Never Forget – National Programme in Remembrance of the Holocaust

In June 2020, the Portuguese Government launched the National Programme Never Forget – in Remembrance of the Holocaust to preserve the memory of the Holocaust and promote the safeguard of human rights.

The launch of the Never Forget Programme marked the 75th anniversary of the establishment of the United Nations and of the start of the Nuremberg trials, as well as the 80th anniversary of the courageous action by Aristides de Sousa Mendes, Portuguese Consul General in Bordeaux during the second world war. Disregarding governmental instructions, Aristides de Sousa Mendes issued thousands of Visas to countless refugees, many of them Jews, thus helping to rescue them from the risk of persecution by the Nazi regime and its collaborators. In recognition of his determination and decisive action, Aristides de Sousa Mendes was honored by Yad Vashem, in 1966, as Righteous among the Nations.

The Never Forget Programme evokes the tragic years of the second world war, the extermination of millions of Jews and the killing of countless other victims. And, through a wide range of initiatives, it promotes the consolidation and dissemination of information about the way this dramatic period was experienced in Portugal. The Programme gives special attention to the thousands of refugees who sought safety and protection in our country; and to the dramatic experience of hundreds of Portuguese victims who endured the horrors of the Nazi concentration system, because of their association with the resistance movement, as prisoners of war, or enslaved in labour camps of the Third Reich. Moreover, the Programme recognizes the Portuguese citizens who, putting their own safety at risk, undertook courageous actions to protect those in danger of persecution by the Nazi regime and its allies. Some were diplomats, like Aristides de Sousa Mendes, as well as Sampayo Garrido and Teixeira Branquinho; others, religious figures, as was the case of priest Joaquim Carreira, in Rome; still others, were anonymous citizens refusing to remain indifferent when the life of others was endangered, as was the case of José Brito Mendes, migrant worker in France.

Preserving history is key to prevent the memory of the Holocaust from being lost. But, as stressed by Elie Wiesel, “the rejection of memory becomes a divine curse, one that would doom us to repeat past disasters, past wars.” Indeed, preserving the memory of the past is key to prevent new risks from growing into the atrocities of the past. As we know only too well, the Holocaust did not start with gas chambers.

For this reason, the Never Forget Programme undertakes initiatives to help prevent the risk of discrimination or intolerance in today´s world. Risks such as those resulting from mounting antisemitic incidents endured by Jewish communities, in Europe and beyond. Risks encountered by millions of refugees and displaced persons, desperately trying to reach a safe haven to escape war or human rights violations, and yet often met with violence and hate speech. And risks associated with weak awareness of the Holocaust, paving the way to growing Holocaust denial or distortion attempts.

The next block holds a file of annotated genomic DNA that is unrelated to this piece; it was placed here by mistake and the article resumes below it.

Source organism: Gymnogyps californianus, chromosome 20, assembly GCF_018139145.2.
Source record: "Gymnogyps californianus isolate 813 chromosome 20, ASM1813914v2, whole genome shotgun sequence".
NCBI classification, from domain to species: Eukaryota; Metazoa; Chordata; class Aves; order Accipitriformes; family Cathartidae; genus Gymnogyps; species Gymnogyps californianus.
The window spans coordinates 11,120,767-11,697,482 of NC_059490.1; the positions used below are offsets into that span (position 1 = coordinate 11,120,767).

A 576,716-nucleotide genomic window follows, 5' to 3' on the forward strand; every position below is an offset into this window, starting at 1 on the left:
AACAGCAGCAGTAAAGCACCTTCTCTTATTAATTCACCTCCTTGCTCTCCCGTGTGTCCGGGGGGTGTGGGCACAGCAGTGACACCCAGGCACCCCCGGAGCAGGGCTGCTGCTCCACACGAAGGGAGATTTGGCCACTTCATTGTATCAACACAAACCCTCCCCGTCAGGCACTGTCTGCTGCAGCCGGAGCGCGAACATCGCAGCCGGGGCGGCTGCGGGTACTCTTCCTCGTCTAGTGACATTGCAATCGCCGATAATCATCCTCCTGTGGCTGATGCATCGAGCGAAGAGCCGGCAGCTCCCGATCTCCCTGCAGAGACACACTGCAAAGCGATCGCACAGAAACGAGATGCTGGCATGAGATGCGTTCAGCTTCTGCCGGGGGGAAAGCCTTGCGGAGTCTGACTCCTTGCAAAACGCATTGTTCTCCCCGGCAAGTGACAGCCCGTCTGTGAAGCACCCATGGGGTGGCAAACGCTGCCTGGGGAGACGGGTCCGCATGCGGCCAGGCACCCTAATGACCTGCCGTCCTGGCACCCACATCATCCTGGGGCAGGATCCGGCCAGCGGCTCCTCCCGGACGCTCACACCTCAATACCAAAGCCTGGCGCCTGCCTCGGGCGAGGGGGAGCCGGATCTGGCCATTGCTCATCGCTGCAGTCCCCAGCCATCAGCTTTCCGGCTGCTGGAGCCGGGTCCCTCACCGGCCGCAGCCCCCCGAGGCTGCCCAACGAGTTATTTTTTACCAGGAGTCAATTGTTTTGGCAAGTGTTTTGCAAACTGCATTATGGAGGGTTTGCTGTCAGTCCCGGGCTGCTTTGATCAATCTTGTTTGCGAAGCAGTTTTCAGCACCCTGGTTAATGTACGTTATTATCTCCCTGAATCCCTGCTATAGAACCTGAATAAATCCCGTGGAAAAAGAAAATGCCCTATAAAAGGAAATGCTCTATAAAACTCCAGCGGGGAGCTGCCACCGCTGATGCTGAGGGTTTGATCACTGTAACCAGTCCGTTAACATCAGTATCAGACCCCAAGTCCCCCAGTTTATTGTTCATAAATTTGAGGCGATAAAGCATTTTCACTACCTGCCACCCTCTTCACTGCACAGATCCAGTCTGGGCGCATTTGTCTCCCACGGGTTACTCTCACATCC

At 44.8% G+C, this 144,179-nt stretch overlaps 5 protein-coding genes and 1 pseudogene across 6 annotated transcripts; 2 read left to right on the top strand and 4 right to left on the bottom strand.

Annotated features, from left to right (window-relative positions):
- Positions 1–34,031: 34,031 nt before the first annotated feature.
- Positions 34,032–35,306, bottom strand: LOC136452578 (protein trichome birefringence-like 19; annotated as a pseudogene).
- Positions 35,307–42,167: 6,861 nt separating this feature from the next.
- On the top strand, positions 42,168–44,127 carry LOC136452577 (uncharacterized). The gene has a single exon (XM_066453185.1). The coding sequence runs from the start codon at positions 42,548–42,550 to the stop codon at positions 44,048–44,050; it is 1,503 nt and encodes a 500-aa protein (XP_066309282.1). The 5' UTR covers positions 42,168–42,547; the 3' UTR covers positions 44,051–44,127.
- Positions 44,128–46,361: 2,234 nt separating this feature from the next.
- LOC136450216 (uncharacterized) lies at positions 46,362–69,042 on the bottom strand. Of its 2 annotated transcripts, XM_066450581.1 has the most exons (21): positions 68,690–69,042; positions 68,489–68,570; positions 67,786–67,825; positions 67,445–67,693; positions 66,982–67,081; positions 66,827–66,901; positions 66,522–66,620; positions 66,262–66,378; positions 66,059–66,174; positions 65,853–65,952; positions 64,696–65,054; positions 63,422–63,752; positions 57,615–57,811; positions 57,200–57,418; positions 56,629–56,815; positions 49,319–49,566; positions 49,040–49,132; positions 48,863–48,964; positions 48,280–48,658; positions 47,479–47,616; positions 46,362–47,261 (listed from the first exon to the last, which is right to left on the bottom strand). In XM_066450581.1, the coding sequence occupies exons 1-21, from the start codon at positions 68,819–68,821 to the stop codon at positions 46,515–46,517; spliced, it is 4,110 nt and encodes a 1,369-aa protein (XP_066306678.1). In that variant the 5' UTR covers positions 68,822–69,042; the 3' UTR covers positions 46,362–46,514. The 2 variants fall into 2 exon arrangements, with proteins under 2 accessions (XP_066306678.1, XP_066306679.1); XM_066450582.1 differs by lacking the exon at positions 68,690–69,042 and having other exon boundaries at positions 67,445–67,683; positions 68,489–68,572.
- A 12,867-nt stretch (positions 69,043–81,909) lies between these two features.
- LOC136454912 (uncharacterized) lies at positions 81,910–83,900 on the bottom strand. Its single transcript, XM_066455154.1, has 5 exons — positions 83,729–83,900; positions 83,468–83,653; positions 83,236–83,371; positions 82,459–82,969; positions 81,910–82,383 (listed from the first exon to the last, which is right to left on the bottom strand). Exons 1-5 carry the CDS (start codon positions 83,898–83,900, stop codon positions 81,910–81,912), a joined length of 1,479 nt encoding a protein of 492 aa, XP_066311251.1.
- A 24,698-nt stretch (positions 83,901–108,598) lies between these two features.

The implementation of the Never Forget Programme is pursued by an Inter-Ministerial Commission in close collaboration with a multi-stakeholder alliance of governmental and local authorities, research institutions, associations for Holocaust remembrance and education, cultural and civil society organizations, professional groups and regional and international organizations.

Since its opening in early 2021, the Holocaust Museum of Porto has been a close partner through its important exhibits and activities in the areas of education, professional training for educators, and support to research.

The Never Forget multi-stakeholder partnership has been crucial to accomplish significant results. This strong alliance with so many active and committed partners reassures us that the many initiatives that have been pursued so far will continue to be further advanced and reinforced for many years to come.

Thanks to this excellent collaboration, the Programme promoted educational and digital resources to support learning and teaching about the Holocaust. Capacity building programmes are now in place for educators, lawyers, diplomats, and public officials. Research has been further advanced, including on the Roma genocide and on the Portuguese forced labourer victims. A digital platform will be made available soon to enable easy and free access to information and to support researchers in their endeavors. Under the auspices of the Programme, significant conferences, exhibits and publications have been promoted to raise awareness and consolidate knowledge, including about the Portuguese victims and those who fought courageously to ensure the protection of imperiled populations. And a major process was set in motion at the local level, with municipalities and local authorities, to preserve our common past, support education and capacity building, and disseminate information amongst the public at large and the younger generations.

These important measures have been crucial to ensure we will never forget the atrocities of the past, the tragic experience of the victims, as well as the solidarity with refugees and the brave action of our Righteous.

And these initiatives will remain an inspiring reminder of our individual and collective responsibility to refuse apathy and indifference when manifestations of intolerance or discrimination occur.